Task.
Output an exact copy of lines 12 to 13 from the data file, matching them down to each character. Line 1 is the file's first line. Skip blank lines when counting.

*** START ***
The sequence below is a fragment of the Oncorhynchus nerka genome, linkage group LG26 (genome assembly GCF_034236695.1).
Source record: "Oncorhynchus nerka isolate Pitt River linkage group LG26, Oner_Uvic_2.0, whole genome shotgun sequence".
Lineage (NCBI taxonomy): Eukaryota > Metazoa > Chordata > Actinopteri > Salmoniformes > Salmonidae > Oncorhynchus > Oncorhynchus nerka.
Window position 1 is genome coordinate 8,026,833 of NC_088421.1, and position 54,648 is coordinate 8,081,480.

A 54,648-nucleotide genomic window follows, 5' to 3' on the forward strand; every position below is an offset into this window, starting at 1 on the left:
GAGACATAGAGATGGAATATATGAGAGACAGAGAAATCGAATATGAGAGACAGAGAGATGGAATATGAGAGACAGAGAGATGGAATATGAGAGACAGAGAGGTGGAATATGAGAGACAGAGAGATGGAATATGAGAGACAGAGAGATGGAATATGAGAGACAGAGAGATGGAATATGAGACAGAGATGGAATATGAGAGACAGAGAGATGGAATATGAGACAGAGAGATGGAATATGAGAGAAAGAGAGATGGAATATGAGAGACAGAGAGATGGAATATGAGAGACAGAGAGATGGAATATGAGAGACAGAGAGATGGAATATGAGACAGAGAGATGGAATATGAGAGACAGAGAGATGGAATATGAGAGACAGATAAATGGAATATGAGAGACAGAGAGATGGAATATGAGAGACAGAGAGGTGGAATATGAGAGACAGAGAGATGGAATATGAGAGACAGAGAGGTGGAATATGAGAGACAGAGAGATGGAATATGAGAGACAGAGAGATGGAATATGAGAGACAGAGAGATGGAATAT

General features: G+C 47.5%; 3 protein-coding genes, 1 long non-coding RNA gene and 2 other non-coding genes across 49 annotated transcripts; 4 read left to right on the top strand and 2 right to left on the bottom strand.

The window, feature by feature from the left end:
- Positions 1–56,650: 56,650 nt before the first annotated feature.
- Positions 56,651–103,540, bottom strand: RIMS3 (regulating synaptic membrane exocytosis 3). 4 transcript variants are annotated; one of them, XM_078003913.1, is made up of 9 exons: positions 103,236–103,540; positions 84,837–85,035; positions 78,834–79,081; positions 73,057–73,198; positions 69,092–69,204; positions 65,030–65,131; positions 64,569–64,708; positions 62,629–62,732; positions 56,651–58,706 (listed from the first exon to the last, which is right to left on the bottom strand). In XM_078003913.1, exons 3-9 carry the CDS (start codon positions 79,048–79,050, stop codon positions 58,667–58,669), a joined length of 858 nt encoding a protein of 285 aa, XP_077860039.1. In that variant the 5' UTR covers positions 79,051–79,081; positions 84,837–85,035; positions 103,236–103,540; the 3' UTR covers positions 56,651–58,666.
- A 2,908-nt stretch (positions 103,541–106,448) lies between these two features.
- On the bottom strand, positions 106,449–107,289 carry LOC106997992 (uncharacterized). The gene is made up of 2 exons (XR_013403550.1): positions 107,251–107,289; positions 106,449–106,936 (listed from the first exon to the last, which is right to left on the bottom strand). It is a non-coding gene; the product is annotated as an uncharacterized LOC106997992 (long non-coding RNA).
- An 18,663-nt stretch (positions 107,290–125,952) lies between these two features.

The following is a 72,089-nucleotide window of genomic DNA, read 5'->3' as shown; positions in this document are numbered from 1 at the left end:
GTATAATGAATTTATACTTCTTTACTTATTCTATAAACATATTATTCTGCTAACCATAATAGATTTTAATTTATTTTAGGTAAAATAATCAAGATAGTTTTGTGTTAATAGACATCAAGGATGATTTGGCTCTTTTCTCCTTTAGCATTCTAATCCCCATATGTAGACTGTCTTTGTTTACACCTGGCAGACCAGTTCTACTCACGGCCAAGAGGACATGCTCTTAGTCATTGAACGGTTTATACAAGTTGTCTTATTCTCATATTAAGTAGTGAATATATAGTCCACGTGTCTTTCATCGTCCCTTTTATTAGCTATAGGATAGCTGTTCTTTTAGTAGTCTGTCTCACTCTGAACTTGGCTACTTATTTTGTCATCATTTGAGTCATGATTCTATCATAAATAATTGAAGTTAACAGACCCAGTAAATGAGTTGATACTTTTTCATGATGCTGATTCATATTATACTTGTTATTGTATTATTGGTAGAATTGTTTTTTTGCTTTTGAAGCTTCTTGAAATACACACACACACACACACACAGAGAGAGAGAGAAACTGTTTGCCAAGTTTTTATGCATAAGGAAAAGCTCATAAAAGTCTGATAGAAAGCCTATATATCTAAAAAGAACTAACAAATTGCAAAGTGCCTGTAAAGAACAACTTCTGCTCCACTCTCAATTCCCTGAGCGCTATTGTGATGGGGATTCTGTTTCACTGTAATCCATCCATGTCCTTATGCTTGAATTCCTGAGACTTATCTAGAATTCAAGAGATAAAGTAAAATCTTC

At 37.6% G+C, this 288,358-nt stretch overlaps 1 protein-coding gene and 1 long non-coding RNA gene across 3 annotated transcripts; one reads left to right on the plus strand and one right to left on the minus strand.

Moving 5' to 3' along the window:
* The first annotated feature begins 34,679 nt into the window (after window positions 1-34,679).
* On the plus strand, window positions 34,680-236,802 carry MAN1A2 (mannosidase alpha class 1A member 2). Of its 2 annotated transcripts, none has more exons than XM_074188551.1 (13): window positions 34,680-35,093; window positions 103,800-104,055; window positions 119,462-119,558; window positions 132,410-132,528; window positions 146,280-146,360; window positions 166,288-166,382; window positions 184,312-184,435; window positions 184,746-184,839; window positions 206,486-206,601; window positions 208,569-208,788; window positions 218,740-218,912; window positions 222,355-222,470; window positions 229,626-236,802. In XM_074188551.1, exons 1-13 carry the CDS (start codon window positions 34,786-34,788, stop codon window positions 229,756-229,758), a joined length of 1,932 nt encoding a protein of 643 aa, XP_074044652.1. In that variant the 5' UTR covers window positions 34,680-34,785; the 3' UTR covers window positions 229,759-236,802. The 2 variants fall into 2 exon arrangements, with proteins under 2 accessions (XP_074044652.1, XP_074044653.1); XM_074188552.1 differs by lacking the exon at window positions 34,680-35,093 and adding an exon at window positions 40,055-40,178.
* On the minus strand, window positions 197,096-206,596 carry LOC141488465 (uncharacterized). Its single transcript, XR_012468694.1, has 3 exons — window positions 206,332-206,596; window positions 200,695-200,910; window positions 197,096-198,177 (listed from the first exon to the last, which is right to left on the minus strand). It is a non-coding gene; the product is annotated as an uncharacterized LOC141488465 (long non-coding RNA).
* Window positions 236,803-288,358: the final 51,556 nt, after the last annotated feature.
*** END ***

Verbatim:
- On the bottom strand, positions 106,449–107,289 carry LOC106997992 (uncharacterized). The gene is made up of 2 exons (XR_013403550.1): positions 107,251–107,289; positions 106,449–106,936 (listed from the first exon to the last, which is right to left on the bottom strand). It is a non-coding gene; the product is annotated as an uncharacterized LOC106997992 (long non-coding RNA).
- An 18,663-nt stretch (positions 107,290–125,952) lies between these two features.